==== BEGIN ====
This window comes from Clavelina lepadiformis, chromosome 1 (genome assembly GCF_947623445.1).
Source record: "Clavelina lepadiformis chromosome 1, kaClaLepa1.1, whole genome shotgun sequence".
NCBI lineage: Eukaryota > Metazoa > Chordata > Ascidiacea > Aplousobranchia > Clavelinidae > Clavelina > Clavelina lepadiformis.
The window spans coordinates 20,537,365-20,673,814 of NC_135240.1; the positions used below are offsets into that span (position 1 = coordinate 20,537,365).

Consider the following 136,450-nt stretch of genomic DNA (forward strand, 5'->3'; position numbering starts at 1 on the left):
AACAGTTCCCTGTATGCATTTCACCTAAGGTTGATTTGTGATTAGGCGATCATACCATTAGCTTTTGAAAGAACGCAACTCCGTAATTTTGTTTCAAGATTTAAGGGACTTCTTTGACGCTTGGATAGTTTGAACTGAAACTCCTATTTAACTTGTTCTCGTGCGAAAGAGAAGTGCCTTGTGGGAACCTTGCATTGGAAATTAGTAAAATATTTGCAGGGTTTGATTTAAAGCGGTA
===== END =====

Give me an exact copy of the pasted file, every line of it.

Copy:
This window comes from Clavelina lepadiformis, chromosome 1 (genome assembly GCF_947623445.1).
Source record: "Clavelina lepadiformis chromosome 1, kaClaLepa1.1, whole genome shotgun sequence".
NCBI lineage: Eukaryota > Metazoa > Chordata > Ascidiacea > Aplousobranchia > Clavelinidae > Clavelina > Clavelina lepadiformis.
The window spans coordinates 20,537,365-20,673,814 of NC_135240.1; the positions used below are offsets into that span (position 1 = coordinate 20,537,365).

Consider the following 136,450-nt stretch of genomic DNA (forward strand, 5'->3'; position numbering starts at 1 on the left):
AACAGTTCCCTGTATGCATTTCACCTAAGGTTGATTTGTGATTAGGCGATCATACCATTAGCTTTTGAAAGAACGCAACTCCGTAATTTTGTTTCAAGATTTAAGGGACTTCTTTGACGCTTGGATAGTTTGAACTGAAACTCCTATTTAACTTGTTCTCGTGCGAAAGAGAAGTGCCTTGTGGGAACCTTGCATTGGAAATTAGTAAAATATTTGCAGGGTTTGATTTAAAGCGGTA